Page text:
Here is an essay by the always-delightful Matt Sakey about how devs don't really play very many games. He points out that many (perhaps most) developers don't play very many games. A large part of this is probably the fact that they have a job, which eats up their available time.
My first thought on reading it was, "hey, you know, I don't really play very many games any more." My second thought was a connection to Einstein and Carla Speed McNeil that I won't go into, because it doesn't really apply to this conversation.
My third thought was, "Wait, are you high? You just finished two AAA titles last weekend, and you spend at least two hours a day playing various casual games. You play tons of games."
At first I thought that maybe I was just playing not as many games as before. But that isn't really true, either. Then I realized what it was: I wasn't playing social games any more, because there's precious little social available at the moment.
When I was in college, the things I considered to be "games" were the things I sat down (or jumped around) with other people to play. Cosmic Encounter (Blind, of course, for quotes like "As the power of chronos, I retroactively win the game two turns ago!"), short LARPs, tabletop RPGs, Apples to Apples, occasional bouts with wargaming...
Computer games - I played about as many then as now, if perhaps for slightly larger blocks of time. But I never really considered them games in my heart.
Is it because they aren't social? Perhaps. More likely, it's because they aren't creative. By which I mean that I cannot create while participating. All of the games I miss most were either highly creative (Apples to Apples, LARPs) or I created them in the first place (as the game master or game designer).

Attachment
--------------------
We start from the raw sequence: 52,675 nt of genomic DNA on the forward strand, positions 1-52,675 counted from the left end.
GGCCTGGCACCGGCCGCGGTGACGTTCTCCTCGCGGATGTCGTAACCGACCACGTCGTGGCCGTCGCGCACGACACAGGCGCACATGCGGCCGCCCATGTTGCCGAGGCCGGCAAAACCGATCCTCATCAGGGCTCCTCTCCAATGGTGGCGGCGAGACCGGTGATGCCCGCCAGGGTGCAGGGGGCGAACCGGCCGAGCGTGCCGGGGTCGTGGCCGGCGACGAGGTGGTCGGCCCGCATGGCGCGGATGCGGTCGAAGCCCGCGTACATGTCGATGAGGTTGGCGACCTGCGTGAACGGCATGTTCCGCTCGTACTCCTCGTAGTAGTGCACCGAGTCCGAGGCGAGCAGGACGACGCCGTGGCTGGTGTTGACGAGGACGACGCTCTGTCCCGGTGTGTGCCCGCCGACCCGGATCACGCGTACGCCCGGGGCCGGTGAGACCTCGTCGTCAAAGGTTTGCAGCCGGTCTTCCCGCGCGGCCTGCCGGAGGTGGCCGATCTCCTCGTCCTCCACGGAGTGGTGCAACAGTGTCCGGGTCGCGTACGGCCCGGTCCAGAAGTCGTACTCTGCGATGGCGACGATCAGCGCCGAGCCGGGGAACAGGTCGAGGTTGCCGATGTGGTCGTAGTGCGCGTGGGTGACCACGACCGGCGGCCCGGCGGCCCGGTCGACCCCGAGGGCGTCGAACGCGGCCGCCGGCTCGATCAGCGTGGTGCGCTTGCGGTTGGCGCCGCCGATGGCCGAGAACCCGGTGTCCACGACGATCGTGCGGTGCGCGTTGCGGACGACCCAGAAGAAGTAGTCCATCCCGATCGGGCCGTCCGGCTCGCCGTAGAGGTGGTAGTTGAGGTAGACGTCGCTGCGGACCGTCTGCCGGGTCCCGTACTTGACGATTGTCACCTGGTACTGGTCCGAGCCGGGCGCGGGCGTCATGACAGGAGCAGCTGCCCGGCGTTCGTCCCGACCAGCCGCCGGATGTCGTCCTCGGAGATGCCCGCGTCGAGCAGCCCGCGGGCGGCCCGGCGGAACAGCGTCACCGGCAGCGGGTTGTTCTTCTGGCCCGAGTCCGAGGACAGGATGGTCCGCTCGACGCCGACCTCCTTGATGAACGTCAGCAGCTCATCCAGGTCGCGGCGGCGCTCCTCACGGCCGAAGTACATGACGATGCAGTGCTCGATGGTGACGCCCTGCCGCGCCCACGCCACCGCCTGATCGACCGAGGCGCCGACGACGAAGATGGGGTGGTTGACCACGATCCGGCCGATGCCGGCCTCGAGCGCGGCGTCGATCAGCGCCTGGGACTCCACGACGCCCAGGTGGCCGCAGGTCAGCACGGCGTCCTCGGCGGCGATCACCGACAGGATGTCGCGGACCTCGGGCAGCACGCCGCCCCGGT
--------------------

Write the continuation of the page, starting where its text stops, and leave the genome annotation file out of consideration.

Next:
How does this relate to Sakey's article?
Don't play video games.
Or rather, go ahead and play them, but realize that there is a world of other games available to draw on. Can you find a game like Apples to Apples on the computer? Such simplicity and depth - no, it means nothing when you aren't face to face. Can you find a computer game which turns good friends as horrifyingly evil as a game of Diplomacy? I doubt it - I haven't. Can you find a game as beautifully cooperative as the Lord of the Rings board game? Pshaw, you can see a shadow of a shadow of it in that Final Fantasy Chalice game thingie. Can you find a game as stunningly mind-boggling as Nobilis? As entertainingly zany as Kobolds Ate My Baby? As bizarrely tongue-in-cheek as Baron Munchausen?
These games capture an essence of creation which computer games have not yet matched, largely because computer games have slow, narrow, unempathic communication when compared to games in person.
It's not about creation. There are lots of games which let you create. The only ones which are successful are the ones which let you share what you create. The Sims is an excellent example. Not only does it let you interact ("share") with fake people, it also offers a huge community of real people. You are never far from a person while playing with Sims.
People are driven to create in every game - even games which expressly prohibit creation and implicitly crush creativity. Like almost every MMORPG ever. They route around this and create "on the side".
So, yes, by all means play games. But don't forget there is a world of games outside the games you play. Think you're an experienced player? Well, how about limrick-games, drinking games, and dodgeball? Played any recently? How about charades? And, of course, if you haven't played METEOR! or Almost Noble, you haven't lived.
Every time I play a game outside my purview, I gain new insight into a facet of gameplay I wasn't aware of.
Sakey is absolutely right. In fact, I think he's understating the matter.